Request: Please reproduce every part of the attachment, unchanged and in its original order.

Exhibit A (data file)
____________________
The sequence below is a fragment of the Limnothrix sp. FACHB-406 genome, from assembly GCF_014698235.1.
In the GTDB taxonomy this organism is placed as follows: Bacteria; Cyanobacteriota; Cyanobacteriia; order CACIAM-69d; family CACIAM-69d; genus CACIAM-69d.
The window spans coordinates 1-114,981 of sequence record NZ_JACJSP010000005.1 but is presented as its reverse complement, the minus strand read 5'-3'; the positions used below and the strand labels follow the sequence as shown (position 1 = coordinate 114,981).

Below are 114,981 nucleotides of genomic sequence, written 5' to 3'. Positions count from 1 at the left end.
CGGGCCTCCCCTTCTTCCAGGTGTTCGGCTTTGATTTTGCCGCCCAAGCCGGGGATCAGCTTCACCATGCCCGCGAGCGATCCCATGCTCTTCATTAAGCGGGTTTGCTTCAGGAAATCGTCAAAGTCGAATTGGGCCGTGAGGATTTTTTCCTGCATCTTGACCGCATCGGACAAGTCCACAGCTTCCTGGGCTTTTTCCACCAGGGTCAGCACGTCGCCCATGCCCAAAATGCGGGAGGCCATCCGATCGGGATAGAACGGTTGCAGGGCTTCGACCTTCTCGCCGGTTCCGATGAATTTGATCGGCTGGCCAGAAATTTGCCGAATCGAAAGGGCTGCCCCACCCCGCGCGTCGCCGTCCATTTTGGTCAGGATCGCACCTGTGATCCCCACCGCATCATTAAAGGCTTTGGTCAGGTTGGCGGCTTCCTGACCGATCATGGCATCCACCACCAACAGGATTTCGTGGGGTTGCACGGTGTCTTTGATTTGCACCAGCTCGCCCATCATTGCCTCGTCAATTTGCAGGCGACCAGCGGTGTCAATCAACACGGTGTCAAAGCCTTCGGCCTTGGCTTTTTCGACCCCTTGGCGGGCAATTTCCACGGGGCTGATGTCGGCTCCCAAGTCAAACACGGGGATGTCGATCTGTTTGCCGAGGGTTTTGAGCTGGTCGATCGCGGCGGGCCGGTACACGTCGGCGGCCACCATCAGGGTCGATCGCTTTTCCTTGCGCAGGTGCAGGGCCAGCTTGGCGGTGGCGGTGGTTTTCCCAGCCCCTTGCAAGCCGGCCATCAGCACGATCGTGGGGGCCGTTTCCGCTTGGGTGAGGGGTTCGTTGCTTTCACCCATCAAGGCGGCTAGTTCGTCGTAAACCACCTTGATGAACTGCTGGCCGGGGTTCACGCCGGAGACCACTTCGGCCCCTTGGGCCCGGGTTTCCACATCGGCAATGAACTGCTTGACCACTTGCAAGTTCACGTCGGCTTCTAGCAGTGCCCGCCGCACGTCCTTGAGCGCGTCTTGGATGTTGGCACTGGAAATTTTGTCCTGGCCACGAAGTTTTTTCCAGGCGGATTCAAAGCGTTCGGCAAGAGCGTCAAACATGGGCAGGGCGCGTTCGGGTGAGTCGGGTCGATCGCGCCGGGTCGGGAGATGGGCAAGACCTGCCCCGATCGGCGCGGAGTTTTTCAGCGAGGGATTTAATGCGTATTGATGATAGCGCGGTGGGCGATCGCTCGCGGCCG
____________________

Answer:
The sequence below is a fragment of the Limnothrix sp. FACHB-406 genome, from assembly GCF_014698235.1.
In the GTDB taxonomy this organism is placed as follows: Bacteria; Cyanobacteriota; Cyanobacteriia; order CACIAM-69d; family CACIAM-69d; genus CACIAM-69d.
The window spans coordinates 1-114,981 of sequence record NZ_JACJSP010000005.1 but is presented as its reverse complement, the minus strand read 5'-3'; the positions used below and the strand labels follow the sequence as shown (position 1 = coordinate 114,981).

Below are 114,981 nucleotides of genomic sequence, written 5' to 3'. Positions count from 1 at the left end.
CGGGCCTCCCCTTCTTCCAGGTGTTCGGCTTTGATTTTGCCGCCCAAGCCGGGGATCAGCTTCACCATGCCCGCGAGCGATCCCATGCTCTTCATTAAGCGGGTTTGCTTCAGGAAATCGTCAAAGTCGAATTGGGCCGTGAGGATTTTTTCCTGCATCTTGACCGCATCGGACAAGTCCACAGCTTCCTGGGCTTTTTCCACCAGGGTCAGCACGTCGCCCATGCCCAAAATGCGGGAGGCCATCCGATCGGGATAGAACGGTTGCAGGGCTTCGACCTTCTCGCCGGTTCCGATGAATTTGATCGGCTGGCCAGAAATTTGCCGAATCGAAAGGGCTGCCCCACCCCGCGCGTCGCCGTCCATTTTGGTCAGGATCGCACCTGTGATCCCCACCGCATCATTAAAGGCTTTGGTCAGGTTGGCGGCTTCCTGACCGATCATGGCATCCACCACCAACAGGATTTCGTGGGGTTGCACGGTGTCTTTGATTTGCACCAGCTCGCCCATCATTGCCTCGTCAATTTGCAGGCGACCAGCGGTGTCAATCAACACGGTGTCAAAGCCTTCGGCCTTGGCTTTTTCGACCCCTTGGCGGGCAATTTCCACGGGGCTGATGTCGGCTCCCAAGTCAAACACGGGGATGTCGATCTGTTTGCCGAGGGTTTTGAGCTGGTCGATCGCGGCGGGCCGGTACACGTCGGCGGCCACCATCAGGGTCGATCGCTTTTCCTTGCGCAGGTGCAGGGCCAGCTTGGCGGTGGCGGTGGTTTTCCCAGCCCCTTGCAAGCCGGCCATCAGCACGATCGTGGGGGCCGTTTCCGCTTGGGTGAGGGGTTCGTTGCTTTCACCCATCAAGGCGGCTAGTTCGTCGTAAACCACCTTGATGAACTGCTGGCCGGGGTTCACGCCGGAGACCACTTCGGCCCCTTGGGCCCGGGTTTCCACATCGGCAATGAACTGCTTGACCACTTGCAAGTTCACGTCGGCTTCTAGCAGTGCCCGCCGCACGTCCTTGAGCGCGTCTTGGATGTTGGCACTGGAAATTTTGTCCTGGCCACGAAGTTTTTTCCAGGCGGATTCAAAGCGTTCGGCAAGAGCGTCAAACATGGGCAGGGCGCGTTCGGGTGAGTCGGGTCGATCGCGCCGGGTCGGGAGATGGGCAAGACCTGCCCCGATCGGCGCGGAGTTTTTCAGCGAGGGATTTAATGCGTATTGATGATAGCGCGGTGGGCGATCGCTCGCGGCCG